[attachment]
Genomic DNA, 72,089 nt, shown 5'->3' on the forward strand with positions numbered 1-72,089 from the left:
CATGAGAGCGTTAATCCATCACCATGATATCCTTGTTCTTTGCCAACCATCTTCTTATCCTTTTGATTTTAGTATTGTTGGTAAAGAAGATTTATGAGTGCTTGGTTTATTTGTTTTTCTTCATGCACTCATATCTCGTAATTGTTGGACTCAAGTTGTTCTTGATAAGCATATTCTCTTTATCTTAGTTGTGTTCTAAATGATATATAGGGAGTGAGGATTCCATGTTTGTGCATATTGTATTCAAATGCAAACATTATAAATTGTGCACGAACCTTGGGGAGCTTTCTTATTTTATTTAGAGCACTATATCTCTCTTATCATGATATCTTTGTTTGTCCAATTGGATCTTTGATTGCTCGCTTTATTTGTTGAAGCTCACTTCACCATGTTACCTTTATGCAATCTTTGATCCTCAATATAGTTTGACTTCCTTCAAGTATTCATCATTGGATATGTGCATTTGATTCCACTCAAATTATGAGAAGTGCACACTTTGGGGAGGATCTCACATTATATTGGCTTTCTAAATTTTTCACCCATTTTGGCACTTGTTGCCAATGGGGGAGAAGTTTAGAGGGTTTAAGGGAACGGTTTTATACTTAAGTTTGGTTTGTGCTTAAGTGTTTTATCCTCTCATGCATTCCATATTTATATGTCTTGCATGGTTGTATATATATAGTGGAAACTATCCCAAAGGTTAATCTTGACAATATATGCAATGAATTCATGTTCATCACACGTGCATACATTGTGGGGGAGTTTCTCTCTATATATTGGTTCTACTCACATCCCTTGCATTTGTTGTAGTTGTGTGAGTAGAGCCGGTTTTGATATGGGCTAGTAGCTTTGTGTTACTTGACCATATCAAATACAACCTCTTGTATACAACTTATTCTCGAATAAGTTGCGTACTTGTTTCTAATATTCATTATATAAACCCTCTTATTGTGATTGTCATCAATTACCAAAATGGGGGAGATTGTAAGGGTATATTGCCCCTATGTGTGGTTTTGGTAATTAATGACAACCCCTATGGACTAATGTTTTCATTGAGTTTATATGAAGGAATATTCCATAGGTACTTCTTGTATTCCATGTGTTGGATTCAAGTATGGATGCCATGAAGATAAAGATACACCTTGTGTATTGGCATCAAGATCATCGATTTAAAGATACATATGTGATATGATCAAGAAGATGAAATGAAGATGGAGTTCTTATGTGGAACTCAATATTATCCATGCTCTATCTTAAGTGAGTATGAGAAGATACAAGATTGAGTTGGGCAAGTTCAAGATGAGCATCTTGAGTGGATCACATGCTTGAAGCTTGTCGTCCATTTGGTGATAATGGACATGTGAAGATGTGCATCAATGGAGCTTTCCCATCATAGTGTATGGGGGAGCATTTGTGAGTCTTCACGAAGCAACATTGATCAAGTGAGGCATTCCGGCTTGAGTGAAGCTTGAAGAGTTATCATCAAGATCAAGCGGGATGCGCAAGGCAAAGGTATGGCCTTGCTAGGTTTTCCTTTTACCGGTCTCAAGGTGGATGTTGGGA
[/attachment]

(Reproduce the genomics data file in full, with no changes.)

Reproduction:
Genomic DNA, 72,089 nt, shown 5'->3' on the forward strand with positions numbered 1-72,089 from the left:
CATGAGAGCGTTAATCCATCACCATGATATCCTTGTTCTTTGCCAACCATCTTCTTATCCTTTTGATTTTAGTATTGTTGGTAAAGAAGATTTATGAGTGCTTGGTTTATTTGTTTTTCTTCATGCACTCATATCTCGTAATTGTTGGACTCAAGTTGTTCTTGATAAGCATATTCTCTTTATCTTAGTTGTGTTCTAAATGATATATAGGGAGTGAGGATTCCATGTTTGTGCATATTGTATTCAAATGCAAACATTATAAATTGTGCACGAACCTTGGGGAGCTTTCTTATTTTATTTAGAGCACTATATCTCTCTTATCATGATATCTTTGTTTGTCCAATTGGATCTTTGATTGCTCGCTTTATTTGTTGAAGCTCACTTCACCATGTTACCTTTATGCAATCTTTGATCCTCAATATAGTTTGACTTCCTTCAAGTATTCATCATTGGATATGTGCATTTGATTCCACTCAAATTATGAGAAGTGCACACTTTGGGGAGGATCTCACATTATATTGGCTTTCTAAATTTTTCACCCATTTTGGCACTTGTTGCCAATGGGGGAGAAGTTTAGAGGGTTTAAGGGAACGGTTTTATACTTAAGTTTGGTTTGTGCTTAAGTGTTTTATCCTCTCATGCATTCCATATTTATATGTCTTGCATGGTTGTATATATATAGTGGAAACTATCCCAAAGGTTAATCTTGACAATATATGCAATGAATTCATGTTCATCACACGTGCATACATTGTGGGGGAGTTTCTCTCTATATATTGGTTCTACTCACATCCCTTGCATTTGTTGTAGTTGTGTGAGTAGAGCCGGTTTTGATATGGGCTAGTAGCTTTGTGTTACTTGACCATATCAAATACAACCTCTTGTATACAACTTATTCTCGAATAAGTTGCGTACTTGTTTCTAATATTCATTATATAAACCCTCTTATTGTGATTGTCATCAATTACCAAAATGGGGGAGATTGTAAGGGTATATTGCCCCTATGTGTGGTTTTGGTAATTAATGACAACCCCTATGGACTAATGTTTTCATTGAGTTTATATGAAGGAATATTCCATAGGTACTTCTTGTATTCCATGTGTTGGATTCAAGTATGGATGCCATGAAGATAAAGATACACCTTGTGTATTGGCATCAAGATCATCGATTTAAAGATACATATGTGATATGATCAAGAAGATGAAATGAAGATGGAGTTCTTATGTGGAACTCAATATTATCCATGCTCTATCTTAAGTGAGTATGAGAAGATACAAGATTGAGTTGGGCAAGTTCAAGATGAGCATCTTGAGTGGATCACATGCTTGAAGCTTGTCGTCCATTTGGTGATAATGGACATGTGAAGATGTGCATCAATGGAGCTTTCCCATCATAGTGTATGGGGGAGCATTTGTGAGTCTTCACGAAGCAACATTGATCAAGTGAGGCATTCCGGCTTGAGTGAAGCTTGAAGAGTTATCATCAAGATCAAGCGGGATGCGCAAGGCAAAGGTATGGCCTTGCTAGGTTTTCCTTTTACCGGTCTCAAGGTGGATGTTGGGA